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“Plaintiffs carry a heavy burden in attempting to restrict the citizenry’s right to amend the Constitution,” wrote Judge Harrison, noting that Personhood Mississippi had gathered more than enough signatures to get its measure on the ballot.

The “Constitution recognizes the right of citizens to amend their Constitution. The Court finds plaintiffs have not met their burden,” Judge Harrison wrote.

Mississippi Secretary of State Delbert Hosemann, who approved the measure for the ballot, is a defendant in the case.

Pro-life leaders say Measure 26 will pass if it gets to the voters: “We are finding a tremendous amount of support from all walks of life. … Any poll you take, the majority of Mississippians in every group are overwhelmingly pro-life,” Mr. Riley said.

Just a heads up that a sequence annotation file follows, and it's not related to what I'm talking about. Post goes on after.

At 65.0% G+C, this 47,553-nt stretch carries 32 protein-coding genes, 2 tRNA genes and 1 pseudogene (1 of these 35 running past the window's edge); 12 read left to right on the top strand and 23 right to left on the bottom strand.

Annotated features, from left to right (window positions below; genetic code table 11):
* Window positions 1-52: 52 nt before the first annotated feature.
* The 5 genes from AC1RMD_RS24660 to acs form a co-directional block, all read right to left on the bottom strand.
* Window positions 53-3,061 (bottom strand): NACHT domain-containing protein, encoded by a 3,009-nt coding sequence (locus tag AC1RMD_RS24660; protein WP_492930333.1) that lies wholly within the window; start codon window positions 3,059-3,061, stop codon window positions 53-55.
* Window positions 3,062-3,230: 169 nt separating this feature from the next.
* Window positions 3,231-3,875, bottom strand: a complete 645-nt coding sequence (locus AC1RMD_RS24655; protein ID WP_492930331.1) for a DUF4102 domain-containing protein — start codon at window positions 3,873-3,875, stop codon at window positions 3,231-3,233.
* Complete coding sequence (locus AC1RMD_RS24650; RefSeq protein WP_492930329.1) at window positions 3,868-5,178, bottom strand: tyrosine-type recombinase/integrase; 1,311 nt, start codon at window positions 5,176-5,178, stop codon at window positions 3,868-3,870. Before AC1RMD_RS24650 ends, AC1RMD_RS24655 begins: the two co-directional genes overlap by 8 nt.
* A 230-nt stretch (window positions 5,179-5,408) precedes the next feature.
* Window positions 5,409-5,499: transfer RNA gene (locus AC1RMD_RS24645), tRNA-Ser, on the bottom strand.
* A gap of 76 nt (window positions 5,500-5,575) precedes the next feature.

Mississippi “is not Colorado,” said Mr. Becker, referring to the state where voters have twice rejected personhood bills. “Mississippi will be the launchpad … a paradigm shift in the way we approach pro-life strategy,” he said.